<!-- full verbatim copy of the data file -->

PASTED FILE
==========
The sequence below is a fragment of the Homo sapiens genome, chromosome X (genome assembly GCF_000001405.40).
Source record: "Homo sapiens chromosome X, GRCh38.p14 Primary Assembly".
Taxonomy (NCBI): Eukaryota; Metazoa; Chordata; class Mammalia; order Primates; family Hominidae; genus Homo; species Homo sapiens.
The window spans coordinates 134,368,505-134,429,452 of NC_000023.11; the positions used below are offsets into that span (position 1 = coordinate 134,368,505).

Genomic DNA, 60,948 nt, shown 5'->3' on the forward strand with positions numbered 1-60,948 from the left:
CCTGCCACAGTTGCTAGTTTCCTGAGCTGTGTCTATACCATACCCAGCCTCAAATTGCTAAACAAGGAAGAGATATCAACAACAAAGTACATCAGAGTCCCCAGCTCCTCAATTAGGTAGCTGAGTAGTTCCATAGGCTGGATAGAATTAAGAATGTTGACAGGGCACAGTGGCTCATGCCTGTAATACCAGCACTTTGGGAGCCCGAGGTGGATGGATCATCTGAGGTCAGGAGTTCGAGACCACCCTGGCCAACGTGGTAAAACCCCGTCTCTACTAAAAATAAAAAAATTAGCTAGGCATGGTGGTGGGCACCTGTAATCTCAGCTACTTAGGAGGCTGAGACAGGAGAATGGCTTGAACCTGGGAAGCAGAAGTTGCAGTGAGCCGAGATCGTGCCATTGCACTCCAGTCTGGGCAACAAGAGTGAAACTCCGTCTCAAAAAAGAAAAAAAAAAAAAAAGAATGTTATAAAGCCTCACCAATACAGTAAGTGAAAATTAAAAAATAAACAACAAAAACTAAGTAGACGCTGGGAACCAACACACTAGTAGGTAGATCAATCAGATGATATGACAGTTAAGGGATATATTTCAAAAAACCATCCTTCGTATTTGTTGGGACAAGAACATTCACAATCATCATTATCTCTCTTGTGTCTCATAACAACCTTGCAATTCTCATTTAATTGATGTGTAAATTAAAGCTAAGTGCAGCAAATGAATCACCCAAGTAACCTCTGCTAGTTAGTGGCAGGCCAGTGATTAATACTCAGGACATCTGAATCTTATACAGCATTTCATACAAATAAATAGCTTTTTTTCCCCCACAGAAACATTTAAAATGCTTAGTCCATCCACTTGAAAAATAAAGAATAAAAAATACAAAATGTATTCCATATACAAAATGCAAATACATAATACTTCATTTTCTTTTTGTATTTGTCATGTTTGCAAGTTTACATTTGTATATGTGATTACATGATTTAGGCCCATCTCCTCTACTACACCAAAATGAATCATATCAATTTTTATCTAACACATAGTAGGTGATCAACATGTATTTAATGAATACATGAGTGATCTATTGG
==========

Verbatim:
The sequence below is a fragment of the Homo sapiens genome, chromosome X (genome assembly GCF_000001405.40).
Source record: "Homo sapiens chromosome X, GRCh38.p14 Primary Assembly".
Taxonomy (NCBI): Eukaryota; Metazoa; Chordata; class Mammalia; order Primates; family Hominidae; genus Homo; species Homo sapiens.
The window spans coordinates 134,368,505-134,429,452 of NC_000023.11; the positions used below are offsets into that span (position 1 = coordinate 134,368,505).

Genomic DNA, 60,948 nt, shown 5'->3' on the forward strand with positions numbered 1-60,948 from the left:
CCTGCCACAGTTGCTAGTTTCCTGAGCTGTGTCTATACCATACCCAGCCTCAAATTGCTAAACAAGGAAGAGATATCAACAACAAAGTACATCAGAGTCCCCAGCTCCTCAATTAGGTAGCTGAGTAGTTCCATAGGCTGGATAGAATTAAGAATGTTGACAGGGCACAGTGGCTCATGCCTGTAATACCAGCACTTTGGGAGCCCGAGGTGGATGGATCATCTGAGGTCAGGAGTTCGAGACCACCCTGGCCAACGTGGTAAAACCCCGTCTCTACTAAAAATAAAAAAATTAGCTAGGCATGGTGGTGGGCACCTGTAATCTCAGCTACTTAGGAGGCTGAGACAGGAGAATGGCTTGAACCTGGGAAGCAGAAGTTGCAGTGAGCCGAGATCGTGCCATTGCACTCCAGTCTGGGCAACAAGAGTGAAACTCCGTCTCAAAAAAGAAAAAAAAAAAAAAAGAATGTTATAAAGCCTCACCAATACAGTAAGTGAAAATTAAAAAATAAACAACAAAAACTAAGTAGACGCTGGGAACCAACACACTAGTAGGTAGATCAATCAGATGATATGACAGTTAAGGGATATATTTCAAAAAACCATCCTTCGTATTTGTTGGGACAAGAACATTCACAATCATCATTATCTCTCTTGTGTCTCATAACAACCTTGCAATTCTCATTTAATTGATGTGTAAATTAAAGCTAAGTGCAGCAAATGAATCACCCAAGTAACCTCTGCTAGTTAGTGGCAGGCCAGTGATTAATACTCAGGACATCTGAATCTTATACAGCATTTCATACAAATAAATAGCTTTTTTTCCCCCACAGAAACATTTAAAATGCTTAGTCCATCCACTTGAAAAATAAAGAATAAAAAATACAAAATGTATTCCATATACAAAATGCAAATACATAATACTTCATTTTCTTTTTGTATTTGTCATGTTTGCAAGTTTACATTTGTATATGTGATTACATGATTTAGGCCCATCTCCTCTACTACACCAAAATGAATCATATCAATTTTTATCTAACACATAGTAGGTGATCAACATGTATTTAATGAATACATGAGTGATCTATTGG